From a dead stop it went from 0-100 kph in 7.3 seconds. This is certainly enough response to get you around a slower moving vehicle in a timely manor, should the situation present itself, or during those times when trying to slip into uncompromising main road traffic from an entrance lane – on the School Road for example!

This quick response time is, in part, thanks to the 9G-Tronic transmission, which is the new Mercedes- designed 9-speed automatic transmission. It performed well in all of the driving options offered by the Dynamic Select controller, quickly and transparently shifting from one gear to the next, even when I used the steering wheel mounted paddles for manual shifting.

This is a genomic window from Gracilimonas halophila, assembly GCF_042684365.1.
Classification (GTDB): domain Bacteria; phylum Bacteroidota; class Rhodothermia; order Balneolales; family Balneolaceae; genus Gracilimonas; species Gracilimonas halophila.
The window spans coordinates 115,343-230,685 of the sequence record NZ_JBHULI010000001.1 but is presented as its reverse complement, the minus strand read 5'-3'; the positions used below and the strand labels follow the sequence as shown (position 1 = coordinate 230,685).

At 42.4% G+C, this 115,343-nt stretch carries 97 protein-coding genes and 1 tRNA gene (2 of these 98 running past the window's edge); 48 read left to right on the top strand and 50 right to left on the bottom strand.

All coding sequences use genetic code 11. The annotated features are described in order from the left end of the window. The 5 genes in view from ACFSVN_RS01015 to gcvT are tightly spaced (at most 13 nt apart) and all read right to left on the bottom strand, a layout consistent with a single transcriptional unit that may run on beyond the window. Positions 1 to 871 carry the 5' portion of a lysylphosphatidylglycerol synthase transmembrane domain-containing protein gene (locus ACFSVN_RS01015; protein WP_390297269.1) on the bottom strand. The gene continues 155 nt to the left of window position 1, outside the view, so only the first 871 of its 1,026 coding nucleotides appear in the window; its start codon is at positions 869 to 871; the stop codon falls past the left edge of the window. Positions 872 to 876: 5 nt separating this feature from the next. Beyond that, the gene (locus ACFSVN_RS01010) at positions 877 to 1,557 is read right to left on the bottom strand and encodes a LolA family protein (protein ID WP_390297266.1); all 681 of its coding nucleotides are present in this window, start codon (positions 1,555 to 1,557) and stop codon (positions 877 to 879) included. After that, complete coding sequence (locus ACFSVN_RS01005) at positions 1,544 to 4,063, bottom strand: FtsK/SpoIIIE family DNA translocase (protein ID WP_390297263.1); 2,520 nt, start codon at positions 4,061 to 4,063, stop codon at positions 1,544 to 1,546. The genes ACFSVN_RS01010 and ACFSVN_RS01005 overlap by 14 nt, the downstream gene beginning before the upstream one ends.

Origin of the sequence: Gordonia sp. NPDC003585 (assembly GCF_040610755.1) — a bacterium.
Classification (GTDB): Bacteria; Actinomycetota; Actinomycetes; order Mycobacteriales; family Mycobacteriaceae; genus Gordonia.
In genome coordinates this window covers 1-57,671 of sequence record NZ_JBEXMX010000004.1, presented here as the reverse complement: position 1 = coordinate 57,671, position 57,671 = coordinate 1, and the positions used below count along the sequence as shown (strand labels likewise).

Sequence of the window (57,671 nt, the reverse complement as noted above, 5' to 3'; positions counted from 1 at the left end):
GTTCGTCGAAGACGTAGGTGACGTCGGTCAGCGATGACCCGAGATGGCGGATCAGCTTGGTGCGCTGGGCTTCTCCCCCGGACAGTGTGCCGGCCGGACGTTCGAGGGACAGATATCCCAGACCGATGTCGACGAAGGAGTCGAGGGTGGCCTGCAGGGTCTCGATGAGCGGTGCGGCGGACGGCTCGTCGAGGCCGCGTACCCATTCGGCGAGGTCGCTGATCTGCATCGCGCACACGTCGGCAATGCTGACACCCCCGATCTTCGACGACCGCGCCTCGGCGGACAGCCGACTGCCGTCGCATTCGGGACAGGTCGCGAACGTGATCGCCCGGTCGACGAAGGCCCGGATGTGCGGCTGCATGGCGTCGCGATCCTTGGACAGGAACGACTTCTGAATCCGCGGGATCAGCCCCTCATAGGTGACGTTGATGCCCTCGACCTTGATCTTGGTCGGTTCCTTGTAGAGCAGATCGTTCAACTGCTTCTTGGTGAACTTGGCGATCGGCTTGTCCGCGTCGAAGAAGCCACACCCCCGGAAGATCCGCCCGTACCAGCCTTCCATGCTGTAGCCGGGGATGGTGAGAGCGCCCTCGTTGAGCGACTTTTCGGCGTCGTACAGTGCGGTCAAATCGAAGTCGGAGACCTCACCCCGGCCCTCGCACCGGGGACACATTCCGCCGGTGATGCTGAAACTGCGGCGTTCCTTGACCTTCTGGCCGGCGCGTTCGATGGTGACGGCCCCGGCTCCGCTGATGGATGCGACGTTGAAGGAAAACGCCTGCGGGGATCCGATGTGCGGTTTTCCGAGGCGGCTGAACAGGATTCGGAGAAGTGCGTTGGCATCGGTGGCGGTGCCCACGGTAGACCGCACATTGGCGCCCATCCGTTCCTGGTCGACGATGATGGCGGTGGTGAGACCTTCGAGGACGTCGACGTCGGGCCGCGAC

The 4MATIC, all-wheel drive, also made sure that I was getting traction where and when I needed it.

Keeping the GLC even more in control on the roads is the Air Body Control damping system. This system is a multi-chamber air suspension that helps to reduce body roll around corners, across all of the driving styles. To help make loading the rear cargo area even easier, the rear of the GLC can be lowered by 40 millimeters.

At highway speeds it settled into ninth gear and made excellent mileage, which was increased slightly by switching the Dynamic Select controller back to Economy mode for highway cruising.

While jaunting down the highway, the cabin was quiet and hushed from the outside road noise, which made for a truly enjoyable ride with a little bit of conversation, without the necessity of shouting.

Compared to the blocky GLK predecessor, the driver is not the only person who will be enjoying the curvaceous GLC on journeys. The body is five centimeters wider and nearly 13 centimeters longer than the GLK, making even the back seats extremely comfortable with good legroom. Let’s be honest, a little more space in the back for passengers is always a good thing, especially when driving long distances.